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I Remember the War

We were man and women so strong and true
Risking our lives for others ever day
On the frontlines so that others would live
So how do you forget us – you have nothing to say?
With my black skin...

Over thirty thousand of my fellow Canadians fought
Five hundred and sixteen lost their lives
Doing what was honourable to defend South Korea
Weapons that varied from bullets to knives
With my black skin...

As a black Canadian soldier our fight was complex
Attitudes and prejudices made it difficult just to enrol
Existing in a society still unjust for our kind
Made us more determined to fight with our heart and soul
With my black skin...

Skin colour was an issue for some involved
Our obligation to prove ourselves was a must
Our duty and commission to protect South Korea
Against what we LIVED and KNEW to be unjust
With my black skin...

Joseph Allan Niles – front line, Special Force
Gus Este – a medic catering to affliction
Errol Patrick – Royal Canadian Horse Artillery
All with black skin, served with honour and distinction!
With my black skin...

 July 23, 2013,sixty years of thought and reflection
Three frightful years we endured to the end
Oh Canada! We stood on guard for thee
Proudly representing our home and native land
With my black skin...

How can we forget the Korean War?
True patriot love in ALL thy sons command
Including the black soldiers who left a lasting mark
And the ultimate sacrifice some paid in the end
With my black skin...I must remember the war!

Chanda-LaBre BaileyDaniel McIntyre Collegiate Institute, Winnipeg, Manitoba

I Remember the War

Accompanying Note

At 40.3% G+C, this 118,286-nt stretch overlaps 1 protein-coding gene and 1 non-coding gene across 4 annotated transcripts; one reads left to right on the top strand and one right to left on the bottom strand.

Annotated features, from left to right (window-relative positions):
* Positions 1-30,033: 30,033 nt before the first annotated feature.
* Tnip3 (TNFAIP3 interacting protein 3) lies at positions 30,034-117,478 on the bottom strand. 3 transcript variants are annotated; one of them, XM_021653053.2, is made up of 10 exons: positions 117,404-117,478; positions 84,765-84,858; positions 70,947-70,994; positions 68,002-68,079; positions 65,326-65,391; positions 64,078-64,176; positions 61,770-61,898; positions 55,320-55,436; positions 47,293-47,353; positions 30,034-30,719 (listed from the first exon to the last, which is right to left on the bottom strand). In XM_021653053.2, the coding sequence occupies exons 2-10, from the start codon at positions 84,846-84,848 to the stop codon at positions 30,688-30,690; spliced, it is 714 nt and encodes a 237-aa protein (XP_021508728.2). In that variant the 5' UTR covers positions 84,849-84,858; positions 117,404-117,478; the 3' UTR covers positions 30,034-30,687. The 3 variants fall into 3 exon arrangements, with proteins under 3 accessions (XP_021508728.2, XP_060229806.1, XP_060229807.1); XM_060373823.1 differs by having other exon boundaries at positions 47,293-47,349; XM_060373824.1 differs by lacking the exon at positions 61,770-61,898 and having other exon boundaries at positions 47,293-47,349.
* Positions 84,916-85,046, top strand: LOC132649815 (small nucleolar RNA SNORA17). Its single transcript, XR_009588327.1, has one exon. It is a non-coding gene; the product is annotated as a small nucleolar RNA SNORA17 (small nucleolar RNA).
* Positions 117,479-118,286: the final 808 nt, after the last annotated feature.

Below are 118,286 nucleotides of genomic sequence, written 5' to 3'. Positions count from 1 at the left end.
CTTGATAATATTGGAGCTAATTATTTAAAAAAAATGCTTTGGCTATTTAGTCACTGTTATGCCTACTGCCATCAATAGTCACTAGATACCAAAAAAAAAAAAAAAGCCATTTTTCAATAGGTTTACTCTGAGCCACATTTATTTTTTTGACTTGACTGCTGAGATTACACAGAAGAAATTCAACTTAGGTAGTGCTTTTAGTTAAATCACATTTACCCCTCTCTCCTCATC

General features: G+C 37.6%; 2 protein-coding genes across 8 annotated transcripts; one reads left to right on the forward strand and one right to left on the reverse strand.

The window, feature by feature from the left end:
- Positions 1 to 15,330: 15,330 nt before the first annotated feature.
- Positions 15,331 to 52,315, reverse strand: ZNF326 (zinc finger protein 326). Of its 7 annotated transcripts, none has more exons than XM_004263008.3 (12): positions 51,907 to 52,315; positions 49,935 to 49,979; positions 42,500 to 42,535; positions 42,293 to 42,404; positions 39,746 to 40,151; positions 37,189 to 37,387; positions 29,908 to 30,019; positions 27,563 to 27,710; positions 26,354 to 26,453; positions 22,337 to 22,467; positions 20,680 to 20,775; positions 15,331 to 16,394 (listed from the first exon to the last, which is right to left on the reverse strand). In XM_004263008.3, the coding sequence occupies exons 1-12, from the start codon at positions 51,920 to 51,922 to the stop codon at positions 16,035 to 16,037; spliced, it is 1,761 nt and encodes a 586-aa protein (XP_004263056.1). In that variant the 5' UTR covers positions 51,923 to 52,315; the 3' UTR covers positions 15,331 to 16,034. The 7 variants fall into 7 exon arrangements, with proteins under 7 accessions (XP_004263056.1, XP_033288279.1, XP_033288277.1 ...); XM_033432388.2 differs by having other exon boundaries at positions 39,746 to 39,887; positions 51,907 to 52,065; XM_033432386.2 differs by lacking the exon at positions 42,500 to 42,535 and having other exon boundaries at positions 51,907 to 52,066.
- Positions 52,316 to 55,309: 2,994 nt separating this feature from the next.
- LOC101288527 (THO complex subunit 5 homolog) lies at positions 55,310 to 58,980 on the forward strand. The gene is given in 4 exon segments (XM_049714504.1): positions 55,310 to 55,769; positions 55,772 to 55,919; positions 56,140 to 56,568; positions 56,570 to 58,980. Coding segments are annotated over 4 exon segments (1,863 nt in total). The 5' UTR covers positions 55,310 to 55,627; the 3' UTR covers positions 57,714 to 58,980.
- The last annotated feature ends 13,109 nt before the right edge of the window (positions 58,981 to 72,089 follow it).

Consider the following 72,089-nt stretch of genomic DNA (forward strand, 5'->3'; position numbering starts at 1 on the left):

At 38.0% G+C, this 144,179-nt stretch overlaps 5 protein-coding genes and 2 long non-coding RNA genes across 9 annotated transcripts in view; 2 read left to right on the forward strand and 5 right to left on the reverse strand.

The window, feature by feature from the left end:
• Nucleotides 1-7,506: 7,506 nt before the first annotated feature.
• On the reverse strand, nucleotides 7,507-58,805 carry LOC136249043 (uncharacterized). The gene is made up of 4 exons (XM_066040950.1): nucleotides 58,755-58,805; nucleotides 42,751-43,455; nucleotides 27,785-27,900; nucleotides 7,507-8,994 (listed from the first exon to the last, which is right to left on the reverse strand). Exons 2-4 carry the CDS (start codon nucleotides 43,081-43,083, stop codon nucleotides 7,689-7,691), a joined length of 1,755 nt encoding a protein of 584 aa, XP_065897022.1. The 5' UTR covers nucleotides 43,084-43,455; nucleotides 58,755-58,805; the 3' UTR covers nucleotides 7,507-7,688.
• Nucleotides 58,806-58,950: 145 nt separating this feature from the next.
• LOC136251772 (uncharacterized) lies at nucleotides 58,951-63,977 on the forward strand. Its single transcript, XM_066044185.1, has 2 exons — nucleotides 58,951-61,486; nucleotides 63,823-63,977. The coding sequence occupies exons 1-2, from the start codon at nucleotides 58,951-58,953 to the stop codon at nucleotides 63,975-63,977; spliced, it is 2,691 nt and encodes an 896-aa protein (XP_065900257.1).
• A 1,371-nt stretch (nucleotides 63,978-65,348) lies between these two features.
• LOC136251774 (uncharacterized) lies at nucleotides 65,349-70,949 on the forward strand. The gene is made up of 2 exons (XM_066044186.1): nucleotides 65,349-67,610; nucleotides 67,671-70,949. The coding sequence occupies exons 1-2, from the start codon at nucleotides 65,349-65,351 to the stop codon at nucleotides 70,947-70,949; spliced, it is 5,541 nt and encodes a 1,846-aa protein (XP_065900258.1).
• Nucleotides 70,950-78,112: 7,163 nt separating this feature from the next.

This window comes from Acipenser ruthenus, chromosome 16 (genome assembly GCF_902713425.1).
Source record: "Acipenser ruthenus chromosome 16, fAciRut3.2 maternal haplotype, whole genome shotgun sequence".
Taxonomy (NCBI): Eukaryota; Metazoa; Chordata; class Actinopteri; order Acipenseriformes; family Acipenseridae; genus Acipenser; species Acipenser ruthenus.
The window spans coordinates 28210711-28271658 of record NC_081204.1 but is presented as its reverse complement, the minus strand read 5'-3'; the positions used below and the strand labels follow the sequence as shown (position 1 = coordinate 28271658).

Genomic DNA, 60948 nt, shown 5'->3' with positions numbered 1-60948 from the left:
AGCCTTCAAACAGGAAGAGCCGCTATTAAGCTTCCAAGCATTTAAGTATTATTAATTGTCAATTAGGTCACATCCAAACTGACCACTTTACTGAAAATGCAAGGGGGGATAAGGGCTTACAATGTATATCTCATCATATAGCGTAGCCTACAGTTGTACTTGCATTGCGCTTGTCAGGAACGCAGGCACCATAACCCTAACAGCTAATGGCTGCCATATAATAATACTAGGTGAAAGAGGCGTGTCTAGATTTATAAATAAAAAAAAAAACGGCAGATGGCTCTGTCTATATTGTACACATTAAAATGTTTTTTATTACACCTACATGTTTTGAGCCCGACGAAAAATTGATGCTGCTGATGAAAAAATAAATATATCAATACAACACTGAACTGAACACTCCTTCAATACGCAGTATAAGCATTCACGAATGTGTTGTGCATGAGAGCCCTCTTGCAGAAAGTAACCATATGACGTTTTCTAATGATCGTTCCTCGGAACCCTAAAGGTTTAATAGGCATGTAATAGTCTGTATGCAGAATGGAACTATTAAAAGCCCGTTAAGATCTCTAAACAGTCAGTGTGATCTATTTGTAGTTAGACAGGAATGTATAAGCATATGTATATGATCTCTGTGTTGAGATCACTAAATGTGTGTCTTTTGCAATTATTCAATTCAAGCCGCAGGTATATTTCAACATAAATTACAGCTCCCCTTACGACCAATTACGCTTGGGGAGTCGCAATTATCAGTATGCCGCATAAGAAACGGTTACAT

As a young black Canadian female, I believe that it is important to bring attention to the black Canadians who served in the Korean War. I wanted to do this because not only is the Korean War often forgotten, but so is the role that many blacks played even as volunteers in the war. Although black Canadians had served in wars in the past, during WWII (1939-1945) blacks were still being rejected as volunteers and some segregation still existed even after they were allowed to serve. Ontario was the first Province to pass the Racial Discrimination Act of 1944. Despite legislation that had taken place across Canada, the 50’s still brought about great amounts of discrimination against blacks including trying to enter theatres and sit where they wanted in restaurants. What I wanted to bring forward in this poem was a positive look at how these black soldiers stood side by side with their fellow Canadians and fought for South Korea to live in peace, while they had to return to live in an unjust society. I wanted to show how when colour is put aside and people are not judged by the colour of their skin they can come together and accomplish such a great feat. I included some of the lyrics from the Canadian anthem because I believe that every soldier that played a role in the Korean War saw themselves not just as a soldier, not just as a black soldier, but as a proud Canadian. Mr. Gus Este served in the Korean War as a medical assistant. He retired with recognition of 33 years of military service. He received several awards including the Queen’s Diamond Jubilee Medal. Errol Patrick enlisted for the Korean War where he was an artillery soldier with the Royal Canadian Horse Artillery Regiment. He retired with 35 years of military service. Mr. Joseph Allan Niles enlisted in the Canadian Forces and became part of a special force with the Royal Canadian Regiment. He served on the frontlines as a fighting patrol. He served for 3 years.

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